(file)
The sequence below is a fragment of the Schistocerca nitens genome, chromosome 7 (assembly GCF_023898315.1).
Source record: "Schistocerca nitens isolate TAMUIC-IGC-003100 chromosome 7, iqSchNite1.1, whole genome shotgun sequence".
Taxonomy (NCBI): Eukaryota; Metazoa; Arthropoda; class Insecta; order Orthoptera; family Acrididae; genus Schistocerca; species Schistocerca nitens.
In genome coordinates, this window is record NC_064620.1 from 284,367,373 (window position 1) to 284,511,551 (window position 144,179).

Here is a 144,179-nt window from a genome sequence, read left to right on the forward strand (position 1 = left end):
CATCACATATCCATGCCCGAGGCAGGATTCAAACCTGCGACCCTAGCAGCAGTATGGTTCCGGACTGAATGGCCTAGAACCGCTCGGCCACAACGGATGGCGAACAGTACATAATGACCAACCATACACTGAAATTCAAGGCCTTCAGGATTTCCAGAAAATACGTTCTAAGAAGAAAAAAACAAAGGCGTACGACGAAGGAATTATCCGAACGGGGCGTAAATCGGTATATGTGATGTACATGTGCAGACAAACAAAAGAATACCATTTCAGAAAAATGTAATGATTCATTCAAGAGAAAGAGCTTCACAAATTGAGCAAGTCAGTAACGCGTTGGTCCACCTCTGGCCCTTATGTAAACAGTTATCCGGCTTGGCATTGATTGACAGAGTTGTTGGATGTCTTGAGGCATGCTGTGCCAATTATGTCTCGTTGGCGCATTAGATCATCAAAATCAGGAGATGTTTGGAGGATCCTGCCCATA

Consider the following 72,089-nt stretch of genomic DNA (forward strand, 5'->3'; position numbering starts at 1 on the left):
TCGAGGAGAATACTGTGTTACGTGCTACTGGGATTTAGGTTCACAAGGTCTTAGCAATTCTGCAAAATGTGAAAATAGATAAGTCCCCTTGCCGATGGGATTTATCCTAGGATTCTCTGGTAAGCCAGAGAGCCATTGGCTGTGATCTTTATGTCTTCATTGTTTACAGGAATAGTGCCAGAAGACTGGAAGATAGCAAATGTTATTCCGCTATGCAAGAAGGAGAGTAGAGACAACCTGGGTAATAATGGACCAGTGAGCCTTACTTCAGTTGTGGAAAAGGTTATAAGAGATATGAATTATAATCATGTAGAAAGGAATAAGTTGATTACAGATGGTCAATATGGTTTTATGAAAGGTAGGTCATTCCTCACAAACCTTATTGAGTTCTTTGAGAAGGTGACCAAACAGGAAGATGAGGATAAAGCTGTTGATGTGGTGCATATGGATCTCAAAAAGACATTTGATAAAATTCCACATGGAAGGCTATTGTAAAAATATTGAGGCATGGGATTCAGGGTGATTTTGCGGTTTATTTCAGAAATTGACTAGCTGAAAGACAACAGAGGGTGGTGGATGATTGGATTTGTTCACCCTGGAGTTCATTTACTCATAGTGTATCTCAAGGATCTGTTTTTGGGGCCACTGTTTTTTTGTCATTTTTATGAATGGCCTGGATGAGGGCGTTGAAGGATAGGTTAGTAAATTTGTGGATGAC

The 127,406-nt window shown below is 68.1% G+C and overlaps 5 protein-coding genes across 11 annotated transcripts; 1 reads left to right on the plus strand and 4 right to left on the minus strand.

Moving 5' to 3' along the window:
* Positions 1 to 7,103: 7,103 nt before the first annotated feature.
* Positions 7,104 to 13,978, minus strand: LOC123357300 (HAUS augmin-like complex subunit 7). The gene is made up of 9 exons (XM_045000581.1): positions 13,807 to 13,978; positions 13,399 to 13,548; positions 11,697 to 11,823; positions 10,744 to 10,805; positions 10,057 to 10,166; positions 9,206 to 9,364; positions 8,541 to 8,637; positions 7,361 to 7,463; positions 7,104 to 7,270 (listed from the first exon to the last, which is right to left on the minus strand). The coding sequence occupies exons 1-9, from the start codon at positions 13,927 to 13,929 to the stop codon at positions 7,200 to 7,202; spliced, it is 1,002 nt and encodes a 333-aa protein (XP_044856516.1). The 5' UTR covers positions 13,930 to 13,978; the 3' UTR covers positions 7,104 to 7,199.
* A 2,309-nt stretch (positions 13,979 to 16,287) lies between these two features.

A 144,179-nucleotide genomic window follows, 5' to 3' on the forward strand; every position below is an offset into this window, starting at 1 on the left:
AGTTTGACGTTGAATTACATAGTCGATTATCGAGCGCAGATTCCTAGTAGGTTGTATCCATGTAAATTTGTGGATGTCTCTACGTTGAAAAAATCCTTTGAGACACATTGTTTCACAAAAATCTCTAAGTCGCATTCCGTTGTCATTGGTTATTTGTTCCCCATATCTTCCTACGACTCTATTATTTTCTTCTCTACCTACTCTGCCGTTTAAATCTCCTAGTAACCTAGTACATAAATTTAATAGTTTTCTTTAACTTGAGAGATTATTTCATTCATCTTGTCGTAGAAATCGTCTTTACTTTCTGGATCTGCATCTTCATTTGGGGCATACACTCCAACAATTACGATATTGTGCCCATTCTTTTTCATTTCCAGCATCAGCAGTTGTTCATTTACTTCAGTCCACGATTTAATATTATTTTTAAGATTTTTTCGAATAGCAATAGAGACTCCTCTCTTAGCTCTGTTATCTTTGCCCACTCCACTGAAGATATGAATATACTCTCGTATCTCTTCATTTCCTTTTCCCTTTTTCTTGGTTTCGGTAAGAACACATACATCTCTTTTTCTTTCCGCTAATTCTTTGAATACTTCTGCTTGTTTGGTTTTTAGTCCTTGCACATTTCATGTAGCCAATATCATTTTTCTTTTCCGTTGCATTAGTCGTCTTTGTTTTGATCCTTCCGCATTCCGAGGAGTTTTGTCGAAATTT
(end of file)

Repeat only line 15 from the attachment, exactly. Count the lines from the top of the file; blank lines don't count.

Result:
AGTTTGACGTTGAATTACATAGTCGATTATCGAGCGCAGATTCCTAGTAGGTTGTATCCATGTAAATTTGTGGATGTCTCTACGTTGAAAAAATCCTTTGAGACACATTGTTTCACAAAAATCTCTAAGTCGCATTCCGTTGTCATTGGTTATTTGTTCCCCATATCTTCCTACGACTCTATTATTTTCTTCTCTACCTACTCTGCCGTTTAAATCTCCTAGTAACCTAGTACATAAATTTAATAGTTTTCTTTAACTTGAGAGATTATTTCATTCATCTTGTCGTAGAAATCGTCTTTACTTTCTGGATCTGCATCTTCATTTGGGGCATACACTCCAACAATTACGATATTGTGCCCATTCTTTTTCATTTCCAGCATCAGCAGTTGTTCATTTACTTCAGTCCACGATTTAATATTATTTTTAAGATTTTTTCGAATAGCAATAGAGACTCCTCTCTTAGCTCTGTTATCTTTGCCCACTCCACTGAAGATATGAATATACTCTCGTATCTCTTCATTTCCTTTTCCCTTTTTCTTGGTTTCGGTAAGAACACATACATCTCTTTTTCTTTCCGCTAATTCTTTGAATACTTCTGCTTGTTTGGTTTTTAGTCCTTGCACATTTCATGTAGCCAATATCATTTTTCTTTTCCGTTGCATTAGTCGTCTTTGTTTTGATCCTTCCGCATTCCGAGGAGTTTTGTCGAAATTT